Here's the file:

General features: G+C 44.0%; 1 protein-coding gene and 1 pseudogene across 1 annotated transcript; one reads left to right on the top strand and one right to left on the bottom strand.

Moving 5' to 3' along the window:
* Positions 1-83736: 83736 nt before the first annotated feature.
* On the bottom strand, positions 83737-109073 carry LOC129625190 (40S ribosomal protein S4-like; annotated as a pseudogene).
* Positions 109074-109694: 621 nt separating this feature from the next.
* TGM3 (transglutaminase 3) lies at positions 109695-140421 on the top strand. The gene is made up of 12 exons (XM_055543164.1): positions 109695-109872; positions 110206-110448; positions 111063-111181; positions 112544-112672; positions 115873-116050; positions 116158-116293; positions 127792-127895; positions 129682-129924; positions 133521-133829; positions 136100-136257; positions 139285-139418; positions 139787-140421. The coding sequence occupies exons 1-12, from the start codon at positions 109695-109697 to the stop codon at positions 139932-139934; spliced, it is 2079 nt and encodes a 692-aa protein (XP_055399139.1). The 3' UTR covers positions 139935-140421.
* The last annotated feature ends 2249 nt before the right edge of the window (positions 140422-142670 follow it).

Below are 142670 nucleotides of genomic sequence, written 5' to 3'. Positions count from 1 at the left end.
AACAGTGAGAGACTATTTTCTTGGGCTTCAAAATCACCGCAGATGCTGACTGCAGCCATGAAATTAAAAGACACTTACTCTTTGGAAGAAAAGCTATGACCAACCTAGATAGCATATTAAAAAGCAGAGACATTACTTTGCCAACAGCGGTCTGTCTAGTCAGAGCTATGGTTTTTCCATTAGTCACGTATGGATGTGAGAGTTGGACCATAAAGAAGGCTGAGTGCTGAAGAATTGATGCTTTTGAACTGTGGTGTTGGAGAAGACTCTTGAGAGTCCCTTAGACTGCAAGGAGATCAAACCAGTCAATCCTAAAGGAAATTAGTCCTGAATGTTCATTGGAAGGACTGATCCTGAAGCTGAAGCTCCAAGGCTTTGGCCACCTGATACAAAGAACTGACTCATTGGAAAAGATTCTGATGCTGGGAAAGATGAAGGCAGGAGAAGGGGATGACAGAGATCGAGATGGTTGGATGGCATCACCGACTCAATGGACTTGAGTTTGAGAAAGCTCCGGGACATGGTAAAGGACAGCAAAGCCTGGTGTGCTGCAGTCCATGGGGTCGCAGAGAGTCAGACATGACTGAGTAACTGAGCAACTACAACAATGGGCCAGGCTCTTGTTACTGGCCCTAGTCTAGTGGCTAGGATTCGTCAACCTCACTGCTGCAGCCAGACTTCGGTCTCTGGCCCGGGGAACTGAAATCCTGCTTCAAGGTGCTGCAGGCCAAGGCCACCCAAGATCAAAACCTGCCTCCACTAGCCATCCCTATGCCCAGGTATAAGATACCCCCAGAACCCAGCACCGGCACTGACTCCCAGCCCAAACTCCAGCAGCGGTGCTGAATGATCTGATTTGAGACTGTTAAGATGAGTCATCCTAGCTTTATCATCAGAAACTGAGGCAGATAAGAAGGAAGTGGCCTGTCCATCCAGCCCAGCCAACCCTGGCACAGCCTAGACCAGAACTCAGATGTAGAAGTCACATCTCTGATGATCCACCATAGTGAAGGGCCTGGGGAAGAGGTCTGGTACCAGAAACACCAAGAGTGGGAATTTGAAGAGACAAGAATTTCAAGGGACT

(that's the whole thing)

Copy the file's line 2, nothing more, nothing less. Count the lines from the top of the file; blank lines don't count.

Moving 5' to 3' along the window: